Kennisloket: Biodiversiteit Beweidingsveld (locatie 1) Dairy Campus


Biodiversity on the dairy farm is one of the cornerstones of Dairy Campus. We look for ways to help increase biodiversity by experimenting with new measures at the farm level and in the wider surroundings. The studies we undertake, which are both scientific and practical, provide new knowledge and data for the whole of the dairy supply chain.

These days, there is more to running a modern dairy farm than simply milking cows. Biodiversity is playing an ever more important role in the dairy supply chain. This subject not only figures high on the livestock sector's agenda but also on that of society in general. After all, biodiversity is under pressure worldwide. This pressure comes from an accumulation of factors such as climate change, upscaling and intensification of agriculture, urbanisation, expansion of infrastructure and increasing welfare. Some of the reduction in biodiversity is caused by increases in scale and monocultures, but fertilisation and the use of crop protection products in agriculture also play a role. But that same agriculture has also been helping to increase biodiversity in recent years with measures such as incorporating landscape elements, field margins and botanical grassland management into farm operations, all of which help to maintain or increase the range of species.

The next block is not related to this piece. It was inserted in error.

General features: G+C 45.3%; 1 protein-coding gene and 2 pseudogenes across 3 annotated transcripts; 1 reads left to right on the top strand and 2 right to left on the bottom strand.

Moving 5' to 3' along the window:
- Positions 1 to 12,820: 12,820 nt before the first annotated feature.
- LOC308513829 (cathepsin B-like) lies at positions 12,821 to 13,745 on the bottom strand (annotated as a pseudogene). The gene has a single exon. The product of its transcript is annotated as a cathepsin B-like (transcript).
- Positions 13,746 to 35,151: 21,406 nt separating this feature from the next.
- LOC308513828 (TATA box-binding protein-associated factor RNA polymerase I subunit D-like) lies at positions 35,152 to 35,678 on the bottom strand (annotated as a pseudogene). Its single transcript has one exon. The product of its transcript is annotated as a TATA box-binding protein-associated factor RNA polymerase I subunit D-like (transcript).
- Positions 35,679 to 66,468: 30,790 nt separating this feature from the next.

Exploring ways to increase biodiversity 

Over the past few years, Dairy Campus has been investigating ways to increase biodiversity both in the sector in general and, specifically, at the innovation centre. The Dutch dairy sector wants to be a world leader in the production of healthy, sustainable feed while at the same time preserving and protecting the landscape, nature and biodiversity. To achieve this, it has set ambitious goals for improving soil fertility, reducing greenhouse gas and ammonia emissions and improving and benefiting from biodiversity.  

Dairy Campus focuses on the following subjects within the theme of biodiversity:

  • Experimenting with botanic grassland management

  • Optimising the use and management of herb-rich grassland

  • Making use of high-tech and biodiversity, such as drones, wide working widths and permanent traffic lanes

  • Creating added value for products in which biodiversity aspects play a role

  • Partially extensivising farmland to create space for biodiversity and making optimum, effective and sustainable use of the remaining hectares for production using GPS, drones and high-tech

At Dairy Campus we collaborate on integral solutions that help to improve biodiversity.